SOURCE: Song L, Maalouf NM. JAMA 2017;318:474-475.
Most kidney stones contain calcium, often comprised of calcium oxalate (responsible for up to 80% of cases). Prevention of stone recurrence focuses on dietary interventions, pharmacologic interventions, and hydration. Since stone recurrence is related linearly to the level of calcium in the urine, with no “floor” to this relationship (that is, progressively lower urinary calcium is associated with proportionately lower risk for recurrence), it is valuable to identify the level of urinary calcium excretion in patients with nephrolithiasis and provide interventions to reduce urinary calcium. Currently, the threshold of urinary calcium defined as “hypercalciuria” is > 300 mg/day in men or > 250 mg/day in women. A more gender-agnostic metric is based on body weight: > 4 mg/kg/day for either gender is considered hypercalciuric. Since studies using so-called “spot urine” measurements have indicated poor correlation with 24-hour specimens, the only accurate way to determine urinary calcium excretion is to perform the 24-hour urine measurement.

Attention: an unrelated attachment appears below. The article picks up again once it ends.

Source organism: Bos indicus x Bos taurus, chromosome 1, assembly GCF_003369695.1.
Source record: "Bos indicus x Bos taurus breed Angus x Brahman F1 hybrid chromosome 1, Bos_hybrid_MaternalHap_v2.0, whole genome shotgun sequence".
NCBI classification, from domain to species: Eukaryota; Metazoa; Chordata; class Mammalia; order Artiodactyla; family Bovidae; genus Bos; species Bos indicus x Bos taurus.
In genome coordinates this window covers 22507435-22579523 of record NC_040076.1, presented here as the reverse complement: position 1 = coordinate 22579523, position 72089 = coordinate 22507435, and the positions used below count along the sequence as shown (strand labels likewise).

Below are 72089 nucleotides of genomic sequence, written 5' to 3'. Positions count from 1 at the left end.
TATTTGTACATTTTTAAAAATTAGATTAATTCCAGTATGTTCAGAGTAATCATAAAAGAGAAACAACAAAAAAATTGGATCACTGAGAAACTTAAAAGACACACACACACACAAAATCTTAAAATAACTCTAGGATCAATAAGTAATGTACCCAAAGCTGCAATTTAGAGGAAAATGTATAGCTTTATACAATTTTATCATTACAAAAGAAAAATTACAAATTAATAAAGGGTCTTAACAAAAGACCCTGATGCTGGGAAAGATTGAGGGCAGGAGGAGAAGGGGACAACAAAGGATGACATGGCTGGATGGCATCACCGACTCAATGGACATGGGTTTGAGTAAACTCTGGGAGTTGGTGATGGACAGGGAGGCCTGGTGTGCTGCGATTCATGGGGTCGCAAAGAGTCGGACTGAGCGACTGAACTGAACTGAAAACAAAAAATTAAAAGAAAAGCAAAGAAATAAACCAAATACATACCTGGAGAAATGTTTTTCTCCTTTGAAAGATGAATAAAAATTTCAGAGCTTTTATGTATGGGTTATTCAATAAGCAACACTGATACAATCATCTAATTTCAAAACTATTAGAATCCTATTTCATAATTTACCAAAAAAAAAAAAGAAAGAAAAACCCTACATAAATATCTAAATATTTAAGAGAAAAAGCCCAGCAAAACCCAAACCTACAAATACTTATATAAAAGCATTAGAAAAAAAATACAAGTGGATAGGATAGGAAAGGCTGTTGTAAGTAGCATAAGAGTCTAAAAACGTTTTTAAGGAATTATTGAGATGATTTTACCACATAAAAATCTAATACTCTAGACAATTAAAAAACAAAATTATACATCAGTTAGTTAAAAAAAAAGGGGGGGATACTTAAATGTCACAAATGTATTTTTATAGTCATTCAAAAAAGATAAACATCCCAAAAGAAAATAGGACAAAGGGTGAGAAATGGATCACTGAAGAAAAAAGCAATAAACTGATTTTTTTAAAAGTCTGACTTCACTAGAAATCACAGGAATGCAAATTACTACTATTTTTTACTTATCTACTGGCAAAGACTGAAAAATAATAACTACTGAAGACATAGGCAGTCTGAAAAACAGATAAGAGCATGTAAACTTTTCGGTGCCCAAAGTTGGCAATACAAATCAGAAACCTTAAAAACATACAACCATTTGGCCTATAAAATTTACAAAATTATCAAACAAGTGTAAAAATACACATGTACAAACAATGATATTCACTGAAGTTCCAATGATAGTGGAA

High sodium content in the diet increases calcium excretion in the urine, so sodium restriction may be beneficial. Thiazide diuretics reduce urinary calcium excretion and are useful when dietary and hydration steps are insufficient.